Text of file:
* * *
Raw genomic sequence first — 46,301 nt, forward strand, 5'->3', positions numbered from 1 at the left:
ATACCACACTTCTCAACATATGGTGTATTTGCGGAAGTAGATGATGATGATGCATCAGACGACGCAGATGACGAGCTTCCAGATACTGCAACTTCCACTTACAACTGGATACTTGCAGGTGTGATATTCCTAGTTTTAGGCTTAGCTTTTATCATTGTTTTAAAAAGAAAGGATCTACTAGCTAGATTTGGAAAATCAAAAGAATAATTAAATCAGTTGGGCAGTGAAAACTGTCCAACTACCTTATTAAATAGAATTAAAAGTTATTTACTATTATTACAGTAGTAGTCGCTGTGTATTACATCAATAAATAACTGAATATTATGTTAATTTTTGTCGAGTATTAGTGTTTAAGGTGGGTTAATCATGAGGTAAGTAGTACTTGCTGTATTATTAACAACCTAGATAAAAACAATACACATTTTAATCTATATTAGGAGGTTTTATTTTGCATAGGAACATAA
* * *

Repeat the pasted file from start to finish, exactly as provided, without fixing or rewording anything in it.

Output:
Raw genomic sequence first — 46,301 nt, forward strand, 5'->3', positions numbered from 1 at the left:
ATACCACACTTCTCAACATATGGTGTATTTGCGGAAGTAGATGATGATGATGCATCAGACGACGCAGATGACGAGCTTCCAGATACTGCAACTTCCACTTACAACTGGATACTTGCAGGTGTGATATTCCTAGTTTTAGGCTTAGCTTTTATCATTGTTTTAAAAAGAAAGGATCTACTAGCTAGATTTGGAAAATCAAAAGAATAATTAAATCAGTTGGGCAGTGAAAACTGTCCAACTACCTTATTAAATAGAATTAAAAGTTATTTACTATTATTACAGTAGTAGTCGCTGTGTATTACATCAATAAATAACTGAATATTATGTTAATTTTTGTCGAGTATTAGTGTTTAAGGTGGGTTAATCATGAGGTAAGTAGTACTTGCTGTATTATTAACAACCTAGATAAAAACAATACACATTTTAATCTATATTAGGAGGTTTTATTTTGCATAGGAACATAA